The Dilemma of Obedience

Oswald Chambers 90x115by Oswald Chambers

Samuel was afraid to tell Eli the vision —1 Samuel 3:15

God never speaks to us in dramatic ways, but in ways that are easy to misunderstand. Then we say, “I wonder if that is God’s voice?” Isaiah said that the Lord spoke to him “with a strong hand,” that is, by the pressure of his circumstances (Isaiah 8:11). Without the sovereign hand of God Himself, nothing touches our lives. Do we discern His hand at work, or do we see things as mere occurrences?

Get into the habit of saying, “Speak, Lord,” and life will become a romance (1 Samuel 3:9). Every time circumstances press in on you, say, “Speak, Lord,” and make time to listen. Chastening is more than a means of discipline— it is meant to bring me to the point of saying, “Speak, Lord.” Think back to a time when God spoke to you. Do you remember what He said? Was it Luke 11:13 , or was it 1 Thessalonians 5:23? As we listen, our ears become more sensitive, and like Jesus, we will hear God all the time.

Should I tell my “Eli” what God has shown to me? This is where the dilemma of obedience hits us. We disobey God by becoming amateur providences and thinking, “I must shield ’Eli,’ ” who represents the best people we know. God did not tell Samuel to tell Eli— he had to decide that for himself. God’s message to you may hurt your “Eli,” but trying to prevent suffering in another’s life will prove to be an obstruction between your soul and God. It is at your own risk that you prevent someone’s right hand being cut off or right eye being plucked out (see Matthew 5:29-30).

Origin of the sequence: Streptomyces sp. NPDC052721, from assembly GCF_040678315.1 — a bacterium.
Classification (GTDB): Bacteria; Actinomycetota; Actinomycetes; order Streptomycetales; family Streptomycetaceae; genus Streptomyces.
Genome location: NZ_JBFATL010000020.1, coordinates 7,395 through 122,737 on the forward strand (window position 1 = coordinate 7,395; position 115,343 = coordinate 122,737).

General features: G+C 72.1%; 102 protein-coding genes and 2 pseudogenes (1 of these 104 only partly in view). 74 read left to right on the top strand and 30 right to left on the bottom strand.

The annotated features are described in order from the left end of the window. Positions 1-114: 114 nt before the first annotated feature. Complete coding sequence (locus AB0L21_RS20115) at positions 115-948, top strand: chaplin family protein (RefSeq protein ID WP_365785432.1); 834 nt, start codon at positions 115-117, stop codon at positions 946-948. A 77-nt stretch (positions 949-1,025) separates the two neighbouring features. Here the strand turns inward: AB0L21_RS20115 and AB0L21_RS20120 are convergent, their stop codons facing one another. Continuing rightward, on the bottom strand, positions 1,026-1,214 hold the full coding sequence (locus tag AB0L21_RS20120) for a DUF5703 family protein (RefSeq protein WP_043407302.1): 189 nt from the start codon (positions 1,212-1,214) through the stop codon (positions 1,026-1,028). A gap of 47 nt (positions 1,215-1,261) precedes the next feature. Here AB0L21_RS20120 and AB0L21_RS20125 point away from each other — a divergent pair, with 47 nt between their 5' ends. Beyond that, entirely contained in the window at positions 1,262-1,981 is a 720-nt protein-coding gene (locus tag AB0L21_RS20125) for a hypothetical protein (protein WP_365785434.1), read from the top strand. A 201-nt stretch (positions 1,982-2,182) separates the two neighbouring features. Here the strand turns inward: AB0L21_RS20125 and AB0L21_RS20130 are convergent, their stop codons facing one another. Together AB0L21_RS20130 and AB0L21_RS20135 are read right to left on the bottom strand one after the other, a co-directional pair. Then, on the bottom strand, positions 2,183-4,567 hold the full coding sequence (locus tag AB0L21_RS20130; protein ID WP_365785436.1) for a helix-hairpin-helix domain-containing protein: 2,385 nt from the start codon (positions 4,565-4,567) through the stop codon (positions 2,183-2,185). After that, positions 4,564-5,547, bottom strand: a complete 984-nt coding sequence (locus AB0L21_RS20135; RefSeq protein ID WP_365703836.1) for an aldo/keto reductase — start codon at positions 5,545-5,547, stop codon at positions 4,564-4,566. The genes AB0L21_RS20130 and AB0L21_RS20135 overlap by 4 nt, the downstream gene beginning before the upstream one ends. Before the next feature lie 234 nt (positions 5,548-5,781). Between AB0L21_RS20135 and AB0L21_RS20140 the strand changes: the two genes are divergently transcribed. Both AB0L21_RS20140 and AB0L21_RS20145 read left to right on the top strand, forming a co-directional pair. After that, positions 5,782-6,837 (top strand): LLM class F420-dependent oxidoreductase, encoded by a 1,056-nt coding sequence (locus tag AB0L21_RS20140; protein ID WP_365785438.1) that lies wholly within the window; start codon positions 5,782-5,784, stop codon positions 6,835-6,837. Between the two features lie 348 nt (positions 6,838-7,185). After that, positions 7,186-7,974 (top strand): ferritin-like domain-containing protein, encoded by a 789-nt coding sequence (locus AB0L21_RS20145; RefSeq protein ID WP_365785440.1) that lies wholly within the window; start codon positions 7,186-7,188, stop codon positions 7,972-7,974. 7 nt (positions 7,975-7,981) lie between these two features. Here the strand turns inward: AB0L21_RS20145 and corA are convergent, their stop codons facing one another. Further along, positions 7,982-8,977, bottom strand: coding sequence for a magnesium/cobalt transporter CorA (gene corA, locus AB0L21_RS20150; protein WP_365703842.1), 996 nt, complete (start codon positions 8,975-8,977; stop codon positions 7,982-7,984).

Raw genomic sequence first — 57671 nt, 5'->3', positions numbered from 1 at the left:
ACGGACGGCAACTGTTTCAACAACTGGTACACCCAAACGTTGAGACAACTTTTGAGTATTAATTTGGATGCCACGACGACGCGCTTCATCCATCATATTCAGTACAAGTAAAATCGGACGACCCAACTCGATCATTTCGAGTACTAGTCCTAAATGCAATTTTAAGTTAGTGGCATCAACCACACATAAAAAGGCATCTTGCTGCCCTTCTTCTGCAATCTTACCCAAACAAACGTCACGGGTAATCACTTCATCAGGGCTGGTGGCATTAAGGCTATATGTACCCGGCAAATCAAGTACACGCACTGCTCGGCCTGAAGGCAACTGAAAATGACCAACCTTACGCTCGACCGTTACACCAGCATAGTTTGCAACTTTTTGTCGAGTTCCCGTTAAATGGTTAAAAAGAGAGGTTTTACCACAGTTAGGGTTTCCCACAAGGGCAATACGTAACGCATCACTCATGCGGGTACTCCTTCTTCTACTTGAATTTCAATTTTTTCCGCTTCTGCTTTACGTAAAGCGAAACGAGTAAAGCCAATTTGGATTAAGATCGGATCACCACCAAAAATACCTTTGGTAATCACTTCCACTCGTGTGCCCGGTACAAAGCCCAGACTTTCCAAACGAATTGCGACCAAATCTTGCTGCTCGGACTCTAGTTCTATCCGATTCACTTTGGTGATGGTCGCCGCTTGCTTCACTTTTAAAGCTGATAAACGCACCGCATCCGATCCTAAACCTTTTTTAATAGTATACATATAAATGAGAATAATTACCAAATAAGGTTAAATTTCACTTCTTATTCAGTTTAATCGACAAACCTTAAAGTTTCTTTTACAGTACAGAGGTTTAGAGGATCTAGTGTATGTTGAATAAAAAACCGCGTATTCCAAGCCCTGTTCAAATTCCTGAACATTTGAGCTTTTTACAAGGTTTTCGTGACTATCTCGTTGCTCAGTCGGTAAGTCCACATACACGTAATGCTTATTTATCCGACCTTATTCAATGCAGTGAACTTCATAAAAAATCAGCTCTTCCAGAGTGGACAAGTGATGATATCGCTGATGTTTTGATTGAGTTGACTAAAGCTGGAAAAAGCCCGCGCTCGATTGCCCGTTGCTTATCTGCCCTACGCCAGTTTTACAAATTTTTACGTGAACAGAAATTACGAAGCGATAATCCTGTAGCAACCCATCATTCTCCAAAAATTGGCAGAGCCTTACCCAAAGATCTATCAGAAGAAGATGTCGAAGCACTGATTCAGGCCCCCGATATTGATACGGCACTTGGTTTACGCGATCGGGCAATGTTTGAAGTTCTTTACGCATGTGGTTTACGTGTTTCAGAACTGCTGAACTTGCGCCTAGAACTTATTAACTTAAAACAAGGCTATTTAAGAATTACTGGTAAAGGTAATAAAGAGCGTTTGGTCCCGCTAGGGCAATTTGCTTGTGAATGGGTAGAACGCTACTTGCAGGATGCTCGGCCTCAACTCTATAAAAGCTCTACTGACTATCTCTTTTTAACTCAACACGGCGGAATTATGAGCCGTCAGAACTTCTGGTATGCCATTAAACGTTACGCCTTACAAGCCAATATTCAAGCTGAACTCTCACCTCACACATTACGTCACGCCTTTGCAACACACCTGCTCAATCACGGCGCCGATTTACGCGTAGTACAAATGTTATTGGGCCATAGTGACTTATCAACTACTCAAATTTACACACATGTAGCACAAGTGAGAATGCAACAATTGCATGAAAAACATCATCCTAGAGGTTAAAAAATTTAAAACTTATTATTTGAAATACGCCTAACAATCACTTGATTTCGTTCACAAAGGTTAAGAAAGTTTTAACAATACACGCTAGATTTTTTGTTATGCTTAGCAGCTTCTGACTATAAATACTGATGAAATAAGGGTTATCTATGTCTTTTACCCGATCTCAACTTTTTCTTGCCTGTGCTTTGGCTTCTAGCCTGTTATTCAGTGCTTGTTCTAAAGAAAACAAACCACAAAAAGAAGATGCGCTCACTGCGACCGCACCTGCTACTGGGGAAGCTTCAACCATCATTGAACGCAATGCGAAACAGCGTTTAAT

Never ask another person’s advice about anything God makes you decide before Him. If you ask advice, you will almost always side with Satan. “. . . I did not immediately confer with flesh and blood . . .” (Galatians 1:16).

by Oswald Chambers